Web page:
Globally renowned superstar Rihanna has been criticised for using a song that contains a narration from an Islamic Hadith during her recent lingerie show.
Released on Amazon Prime on Friday, the track featured in the Savage X Fenty soundtrack contains a Hadith – Islamic phrases from the Prophet Muhammed (peace be upon him) that are used as guidance for Muslims – which talks about the signs of the Judgment Day and the end of times.
Vocal samples of the Hadith had been sped up and layered over a dance track for the song "Doom" by London producer Coucou Chloe.
She was previously championed for using a diverse casting, including a hijabi model in her past beauty campaigns for her cosmetics brand Fenty Beauty.
However, it's now being pointed out that she "cant even take the time to actually educate" herself on the model's religion.
Many have taken to Twitter to accuse the "Good girl gone bad" singer of disrespecting the religion by using the sayings of the Prophet Muhammed (pbuh) in a sexualised context.
Twitter user @reversecoconut labelled the 32-year-old singer's use of the song as an example of cultural appropriation, also noting that in a former show, models wore scarves around their heads like hijabs before commenting that "my religion is not y'all's aesthetic".
i can't let Rihanna have a pass w appropriating Islam like for her first show the models wore a scarf around their heads and it looked like HIJAB and her second show she used a track that remixed a HADITH….why is no one talking about this, my religion is not y'all's aesthetic
— . (@reversecocunut) October 4, 2020
— Zar.💜 ⁷ ⟬⟭ (@CrypticBunnny) October 4, 2020
there's a level of modesty, both men & women have to obtain when it comes to our religion. the fact that rihanna used the hadith to play at her LINGERIE show where people were waking around half naked is so disrespectful to islam & muslims, so idk why people are defending it
— kirry🍷MAL DAY | dm limit 💔 (@ZARRYKISSY) October 4, 2020
Models at the Savage X Fenty show, which included Palestinian-American supermodel Bella Hadid, danced along to the controversial song sped up, making the Hadith difficult to decipher.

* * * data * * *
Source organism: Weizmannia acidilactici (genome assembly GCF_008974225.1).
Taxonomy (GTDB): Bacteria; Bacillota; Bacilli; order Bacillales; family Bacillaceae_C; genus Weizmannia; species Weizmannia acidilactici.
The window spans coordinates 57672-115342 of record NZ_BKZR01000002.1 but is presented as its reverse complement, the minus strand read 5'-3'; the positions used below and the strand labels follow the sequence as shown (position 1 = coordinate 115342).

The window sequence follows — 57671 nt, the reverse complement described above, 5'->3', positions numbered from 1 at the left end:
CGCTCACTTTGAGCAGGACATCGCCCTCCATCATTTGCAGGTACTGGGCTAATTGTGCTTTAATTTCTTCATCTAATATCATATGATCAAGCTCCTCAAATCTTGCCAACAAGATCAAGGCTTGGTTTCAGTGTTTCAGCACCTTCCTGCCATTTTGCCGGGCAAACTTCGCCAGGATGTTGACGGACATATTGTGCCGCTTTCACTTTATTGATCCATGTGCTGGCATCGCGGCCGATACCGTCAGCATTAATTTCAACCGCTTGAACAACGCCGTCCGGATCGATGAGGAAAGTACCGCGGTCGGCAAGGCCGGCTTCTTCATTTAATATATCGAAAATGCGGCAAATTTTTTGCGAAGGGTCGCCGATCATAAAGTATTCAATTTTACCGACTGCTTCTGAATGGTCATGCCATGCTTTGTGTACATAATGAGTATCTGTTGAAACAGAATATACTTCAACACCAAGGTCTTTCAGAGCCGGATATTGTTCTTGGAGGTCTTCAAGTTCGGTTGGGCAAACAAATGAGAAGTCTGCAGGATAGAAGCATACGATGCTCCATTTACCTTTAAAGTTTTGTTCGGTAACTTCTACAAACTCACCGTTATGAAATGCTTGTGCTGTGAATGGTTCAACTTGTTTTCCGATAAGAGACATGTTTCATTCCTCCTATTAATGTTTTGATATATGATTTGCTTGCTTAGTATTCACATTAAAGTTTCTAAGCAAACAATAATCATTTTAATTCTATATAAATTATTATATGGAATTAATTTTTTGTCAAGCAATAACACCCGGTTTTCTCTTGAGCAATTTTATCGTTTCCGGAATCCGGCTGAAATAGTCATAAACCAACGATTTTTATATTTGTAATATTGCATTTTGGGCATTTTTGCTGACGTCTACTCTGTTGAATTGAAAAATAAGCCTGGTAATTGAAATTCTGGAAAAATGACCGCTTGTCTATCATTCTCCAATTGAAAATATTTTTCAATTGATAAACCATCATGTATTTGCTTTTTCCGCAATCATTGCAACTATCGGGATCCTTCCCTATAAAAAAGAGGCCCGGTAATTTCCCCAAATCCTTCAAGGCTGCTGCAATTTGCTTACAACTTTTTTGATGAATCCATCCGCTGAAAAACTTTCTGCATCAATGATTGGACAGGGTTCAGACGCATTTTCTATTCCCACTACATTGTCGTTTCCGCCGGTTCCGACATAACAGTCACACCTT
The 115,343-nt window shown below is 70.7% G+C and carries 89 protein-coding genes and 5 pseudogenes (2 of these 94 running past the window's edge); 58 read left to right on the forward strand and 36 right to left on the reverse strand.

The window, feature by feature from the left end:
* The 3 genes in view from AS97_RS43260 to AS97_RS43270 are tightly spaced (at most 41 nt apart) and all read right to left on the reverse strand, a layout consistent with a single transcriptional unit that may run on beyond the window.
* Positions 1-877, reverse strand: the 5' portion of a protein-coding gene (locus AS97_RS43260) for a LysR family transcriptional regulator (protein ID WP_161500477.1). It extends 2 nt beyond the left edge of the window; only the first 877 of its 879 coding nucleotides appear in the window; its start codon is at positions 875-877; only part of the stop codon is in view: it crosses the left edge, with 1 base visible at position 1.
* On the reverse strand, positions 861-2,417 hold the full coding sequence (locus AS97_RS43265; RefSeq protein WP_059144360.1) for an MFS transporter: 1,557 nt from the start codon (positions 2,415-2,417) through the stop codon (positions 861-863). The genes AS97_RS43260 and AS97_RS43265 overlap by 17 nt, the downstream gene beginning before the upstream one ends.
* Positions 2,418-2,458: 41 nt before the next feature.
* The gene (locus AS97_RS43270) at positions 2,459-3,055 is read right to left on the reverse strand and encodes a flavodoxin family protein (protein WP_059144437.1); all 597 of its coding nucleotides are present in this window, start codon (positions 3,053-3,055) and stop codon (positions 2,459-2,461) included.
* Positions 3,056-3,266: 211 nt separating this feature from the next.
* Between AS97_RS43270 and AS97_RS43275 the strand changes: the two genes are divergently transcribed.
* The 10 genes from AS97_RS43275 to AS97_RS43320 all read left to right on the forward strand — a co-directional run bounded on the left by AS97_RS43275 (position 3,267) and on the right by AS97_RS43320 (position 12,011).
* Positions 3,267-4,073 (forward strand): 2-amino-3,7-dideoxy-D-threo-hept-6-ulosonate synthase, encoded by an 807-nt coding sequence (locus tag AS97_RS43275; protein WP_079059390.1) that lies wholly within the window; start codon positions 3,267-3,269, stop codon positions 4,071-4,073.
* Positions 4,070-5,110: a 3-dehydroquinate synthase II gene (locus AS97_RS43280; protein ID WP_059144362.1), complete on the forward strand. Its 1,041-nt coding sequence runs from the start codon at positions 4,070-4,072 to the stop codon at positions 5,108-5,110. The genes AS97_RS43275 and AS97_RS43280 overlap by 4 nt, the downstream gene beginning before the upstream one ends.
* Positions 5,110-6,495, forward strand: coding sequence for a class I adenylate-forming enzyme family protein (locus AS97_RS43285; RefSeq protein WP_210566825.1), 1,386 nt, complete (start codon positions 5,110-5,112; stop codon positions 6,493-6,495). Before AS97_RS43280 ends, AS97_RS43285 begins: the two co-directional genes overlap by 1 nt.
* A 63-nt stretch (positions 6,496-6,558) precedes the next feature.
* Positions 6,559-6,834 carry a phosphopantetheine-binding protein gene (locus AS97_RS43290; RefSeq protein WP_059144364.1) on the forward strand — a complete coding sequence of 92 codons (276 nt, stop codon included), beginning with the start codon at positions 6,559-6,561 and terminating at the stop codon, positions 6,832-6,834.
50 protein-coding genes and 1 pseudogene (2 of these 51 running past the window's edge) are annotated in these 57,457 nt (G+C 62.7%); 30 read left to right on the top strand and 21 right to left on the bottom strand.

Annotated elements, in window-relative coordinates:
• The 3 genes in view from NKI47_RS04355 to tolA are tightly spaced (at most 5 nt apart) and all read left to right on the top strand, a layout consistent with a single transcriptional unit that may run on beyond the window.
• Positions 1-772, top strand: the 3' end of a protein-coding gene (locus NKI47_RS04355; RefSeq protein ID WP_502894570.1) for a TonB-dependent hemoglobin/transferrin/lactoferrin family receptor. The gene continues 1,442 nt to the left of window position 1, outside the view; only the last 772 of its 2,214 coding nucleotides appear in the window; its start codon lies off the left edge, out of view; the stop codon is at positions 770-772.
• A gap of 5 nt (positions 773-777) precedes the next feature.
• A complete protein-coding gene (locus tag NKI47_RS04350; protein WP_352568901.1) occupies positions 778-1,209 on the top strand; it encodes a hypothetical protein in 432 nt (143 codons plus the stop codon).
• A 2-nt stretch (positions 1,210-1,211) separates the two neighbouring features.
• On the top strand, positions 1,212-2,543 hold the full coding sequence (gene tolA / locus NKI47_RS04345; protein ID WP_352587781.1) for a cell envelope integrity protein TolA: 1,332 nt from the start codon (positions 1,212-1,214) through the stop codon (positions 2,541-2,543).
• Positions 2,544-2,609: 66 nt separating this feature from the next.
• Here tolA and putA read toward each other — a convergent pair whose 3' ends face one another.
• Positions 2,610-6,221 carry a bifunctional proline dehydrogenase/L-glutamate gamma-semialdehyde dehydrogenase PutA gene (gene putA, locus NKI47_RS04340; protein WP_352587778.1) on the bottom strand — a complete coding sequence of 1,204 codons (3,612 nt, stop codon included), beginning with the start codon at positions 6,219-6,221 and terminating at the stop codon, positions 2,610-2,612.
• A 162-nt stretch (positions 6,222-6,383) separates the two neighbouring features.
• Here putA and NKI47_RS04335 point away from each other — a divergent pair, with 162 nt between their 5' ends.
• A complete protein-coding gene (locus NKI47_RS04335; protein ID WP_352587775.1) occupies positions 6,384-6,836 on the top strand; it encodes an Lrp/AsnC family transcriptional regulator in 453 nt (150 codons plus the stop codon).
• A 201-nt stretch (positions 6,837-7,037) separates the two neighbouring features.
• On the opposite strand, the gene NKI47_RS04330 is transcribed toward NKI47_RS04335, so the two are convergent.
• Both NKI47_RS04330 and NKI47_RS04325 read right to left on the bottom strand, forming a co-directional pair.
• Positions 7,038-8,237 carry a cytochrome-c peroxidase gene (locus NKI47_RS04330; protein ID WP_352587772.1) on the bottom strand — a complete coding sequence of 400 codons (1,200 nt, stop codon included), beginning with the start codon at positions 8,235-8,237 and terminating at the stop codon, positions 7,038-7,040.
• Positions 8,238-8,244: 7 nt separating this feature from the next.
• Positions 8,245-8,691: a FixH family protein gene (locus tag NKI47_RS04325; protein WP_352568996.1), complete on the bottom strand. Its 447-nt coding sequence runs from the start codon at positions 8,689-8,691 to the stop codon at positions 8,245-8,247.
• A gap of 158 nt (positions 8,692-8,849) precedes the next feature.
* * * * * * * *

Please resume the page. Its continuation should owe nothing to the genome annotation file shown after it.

what rihanna did is so disappointing. It's cultural appropriation and disrespect. The hadith has more meaning to it than just background music n to some ppl it's very sacred n holy, so im very VERY VERY disappointed.
— gilmore grinch 🤵🏽 (@kyngborneo) October 5, 2020
Another added: "As a Muslim, no words can describe how disappointed I am with Rihanna for letting her models dance to hadith."
Some fans believe Rihanna was entirely unaware of the meaning of the Arabic included in the song chosen for her show, however, it's not the first time the singer has faced accusations of being "disrespectful" towards Islam.
In 2013, Rihanna was asked to leave the Sheikh Zayed Grand Mosque in Abu Dhabi after taking "inappropriate" photos outside it.
this isn't even Rihanna's first time to mock and disrespect the Islam & Muslim community, but some of yʼall still defending her. IʼM DISGUSTED. pic.twitter.com/ujQReI2jQt
— sam (@samanthaswft) October 5, 2020
So apparently Rihanna did this shit 2 years ago and we didn't notice. pic.twitter.com/dlZrhLVS3a
— salma🏳️ (@SalmaKhaledAlyy) October 5, 2020
"I think the person who created the song knew what they were doing," wrote one observer. "That is a very specific hadith. You have to go looking to find it. It's not something non-muslims know unless they research. So the fact that the song is called Doom & the hadith is about the end of times? @rihanna?"
"Rihanna is messed up for using a song with a Hadith in it to play at her lingerie show," another fan added. "What is up with artists using Islam as an aesthetic?? Have some respect."
Rihanna has not yet publicly commented on either controversy, despite calls for her to apologise.
Coucou Chloe released the following statement on Twitter: "I want to deeply apologise for the offence caused by the vocal samples used in my song 'Doom'. The song was created using samples from Baile Funk tracks I found online. At the time, I was not aware that these samples used text from an Islamic Hadith."
"I take full responsibility for the fact I did not research these words properly and want to thank those of you who have taken the time to explain this to me. We have been in the process of having the song urgently removed from all streaming platforms."